Thanks
    Your article references a static system safety factor of 9:1. Their math is fine but it is unusual to include the ratchet prusik in the SSSF. The prusik has a breaking strength but it also operates as a load limiter/clutch. When rigged correctly, the ratchet should never see dynamic loading. Your belay side may have a dynamic system safety factor of as little as a 2:1 depending on the load you are moving. I'm not sure where you are seeing a 15:1 safety factor being referenced. A tandem prusik belay is not designed to be cumulative, it's designed to limit the maximum arrest force to 15kN or less. With our rescue equipment there is a relationship between applied force and elongation. At about 17-18kN you begin to encounter what's known as the yield point. That's when permanent change to our equipment begins to occur. Tandem prusiks typically arrest a 200kg test mass at around 10-12kN. Also, since you are on the topic of SSSF. You should also be able to put a force number on tri-links for system analysis. The math you listed above is the same but you will need to plug in a few other items that are listed below. This conversion is for components that are stamped with SWL. A typical Tri-link is SWL of 900kg. When converting a SWL mass unit to force unit you will need to multiply the SWL number by 5. This is because commercially designed products like tri-links have a SF of 5:1.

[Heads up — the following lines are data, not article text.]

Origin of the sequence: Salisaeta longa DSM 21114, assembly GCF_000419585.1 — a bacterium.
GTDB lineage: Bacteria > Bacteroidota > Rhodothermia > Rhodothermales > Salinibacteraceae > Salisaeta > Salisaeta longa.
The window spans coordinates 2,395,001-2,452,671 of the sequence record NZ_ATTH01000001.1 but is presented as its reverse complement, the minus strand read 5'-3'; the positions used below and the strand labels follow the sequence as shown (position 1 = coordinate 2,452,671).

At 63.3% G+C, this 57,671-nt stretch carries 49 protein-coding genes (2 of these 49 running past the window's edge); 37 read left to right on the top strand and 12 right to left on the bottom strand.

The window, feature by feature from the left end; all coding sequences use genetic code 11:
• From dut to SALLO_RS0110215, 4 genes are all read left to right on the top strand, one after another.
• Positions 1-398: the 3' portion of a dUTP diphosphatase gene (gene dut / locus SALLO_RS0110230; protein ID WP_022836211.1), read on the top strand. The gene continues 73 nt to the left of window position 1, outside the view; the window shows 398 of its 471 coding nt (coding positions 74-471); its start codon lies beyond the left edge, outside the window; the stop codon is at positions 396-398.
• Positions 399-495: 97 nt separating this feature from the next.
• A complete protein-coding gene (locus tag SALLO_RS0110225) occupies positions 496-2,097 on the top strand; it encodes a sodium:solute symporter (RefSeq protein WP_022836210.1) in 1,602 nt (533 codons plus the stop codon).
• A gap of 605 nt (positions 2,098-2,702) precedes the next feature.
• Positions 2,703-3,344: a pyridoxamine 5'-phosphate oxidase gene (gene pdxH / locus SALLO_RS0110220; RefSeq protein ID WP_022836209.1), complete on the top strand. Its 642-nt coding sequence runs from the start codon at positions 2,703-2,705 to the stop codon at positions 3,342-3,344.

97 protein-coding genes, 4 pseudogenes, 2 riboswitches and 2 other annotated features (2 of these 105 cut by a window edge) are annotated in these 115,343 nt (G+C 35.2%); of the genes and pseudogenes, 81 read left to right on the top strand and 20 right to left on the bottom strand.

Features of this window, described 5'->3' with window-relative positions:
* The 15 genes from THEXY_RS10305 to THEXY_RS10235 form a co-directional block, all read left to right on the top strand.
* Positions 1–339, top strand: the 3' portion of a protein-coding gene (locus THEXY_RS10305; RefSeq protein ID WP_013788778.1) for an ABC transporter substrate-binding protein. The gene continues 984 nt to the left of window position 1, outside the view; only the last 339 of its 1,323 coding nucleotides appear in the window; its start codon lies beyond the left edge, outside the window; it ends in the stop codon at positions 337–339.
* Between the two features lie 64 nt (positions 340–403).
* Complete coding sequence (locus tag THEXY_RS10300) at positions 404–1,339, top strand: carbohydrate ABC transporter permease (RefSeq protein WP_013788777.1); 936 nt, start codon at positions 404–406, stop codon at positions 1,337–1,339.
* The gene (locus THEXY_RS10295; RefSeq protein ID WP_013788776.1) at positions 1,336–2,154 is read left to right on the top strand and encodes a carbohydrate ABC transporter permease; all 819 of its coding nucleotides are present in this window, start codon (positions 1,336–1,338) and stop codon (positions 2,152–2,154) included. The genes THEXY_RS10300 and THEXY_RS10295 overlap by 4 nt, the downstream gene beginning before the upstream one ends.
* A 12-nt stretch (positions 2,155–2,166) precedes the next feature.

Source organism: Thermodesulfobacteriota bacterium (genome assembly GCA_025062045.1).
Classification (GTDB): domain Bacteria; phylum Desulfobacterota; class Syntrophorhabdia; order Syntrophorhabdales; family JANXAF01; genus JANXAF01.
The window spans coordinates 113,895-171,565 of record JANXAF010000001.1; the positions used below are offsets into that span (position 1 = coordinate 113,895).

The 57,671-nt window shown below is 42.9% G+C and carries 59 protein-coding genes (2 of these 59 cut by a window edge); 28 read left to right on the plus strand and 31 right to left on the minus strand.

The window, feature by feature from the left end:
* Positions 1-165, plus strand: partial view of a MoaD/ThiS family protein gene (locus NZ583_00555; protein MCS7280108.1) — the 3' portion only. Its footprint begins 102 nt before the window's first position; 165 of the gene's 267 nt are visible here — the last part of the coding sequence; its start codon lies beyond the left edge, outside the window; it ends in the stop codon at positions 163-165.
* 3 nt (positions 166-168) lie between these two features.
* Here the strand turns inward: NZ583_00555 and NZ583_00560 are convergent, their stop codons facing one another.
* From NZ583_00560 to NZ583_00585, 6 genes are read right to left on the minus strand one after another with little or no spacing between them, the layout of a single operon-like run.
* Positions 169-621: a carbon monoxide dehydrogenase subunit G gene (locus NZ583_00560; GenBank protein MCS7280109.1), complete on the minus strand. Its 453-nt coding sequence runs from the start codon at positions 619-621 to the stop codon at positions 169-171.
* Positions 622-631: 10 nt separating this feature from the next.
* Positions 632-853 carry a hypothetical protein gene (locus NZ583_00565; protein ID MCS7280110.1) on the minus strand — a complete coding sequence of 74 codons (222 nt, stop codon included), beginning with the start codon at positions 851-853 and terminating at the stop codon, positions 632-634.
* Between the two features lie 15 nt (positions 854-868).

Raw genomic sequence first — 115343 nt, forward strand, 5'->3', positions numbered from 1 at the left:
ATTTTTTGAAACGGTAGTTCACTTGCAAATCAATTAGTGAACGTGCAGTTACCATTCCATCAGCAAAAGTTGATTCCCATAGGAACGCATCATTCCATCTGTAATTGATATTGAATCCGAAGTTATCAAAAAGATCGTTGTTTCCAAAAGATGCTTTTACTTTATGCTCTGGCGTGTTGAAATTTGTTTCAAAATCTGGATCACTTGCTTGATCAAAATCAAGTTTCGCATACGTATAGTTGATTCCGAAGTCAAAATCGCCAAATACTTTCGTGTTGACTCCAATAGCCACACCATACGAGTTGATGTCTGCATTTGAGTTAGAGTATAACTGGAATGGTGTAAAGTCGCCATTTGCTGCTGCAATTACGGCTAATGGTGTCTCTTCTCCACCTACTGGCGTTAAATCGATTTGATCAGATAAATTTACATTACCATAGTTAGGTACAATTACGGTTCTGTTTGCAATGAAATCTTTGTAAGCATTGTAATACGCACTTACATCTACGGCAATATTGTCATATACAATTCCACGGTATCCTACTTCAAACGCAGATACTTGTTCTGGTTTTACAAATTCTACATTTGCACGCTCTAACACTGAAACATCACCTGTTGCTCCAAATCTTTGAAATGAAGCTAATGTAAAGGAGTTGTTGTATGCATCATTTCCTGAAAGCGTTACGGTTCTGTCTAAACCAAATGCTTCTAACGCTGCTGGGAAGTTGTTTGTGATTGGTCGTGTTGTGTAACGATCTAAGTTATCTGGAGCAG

900kg SWL Tri-link
    As you stated above: F(force)=ma(massxacceleration)
    =900kg(5:1)
    =4500kg(9.81m/s2) or just round up to 10
    =44145N move your decimal over 3 to convert to kN
    =44.1kN
    So you needed to find F(i.e. a kN). You already had the number for m(a mass of 900kg) then you multiplied that by a(the acceleration of gravity - in this case 10) and out comes a force. As you can see, this process can also be reversed if you needed to find out what a products mass strength was - including it's SWL. But thank God, most products are already marked in kN.
    Last edited by bottrigg; 07-20-2012 at 05:41 PM.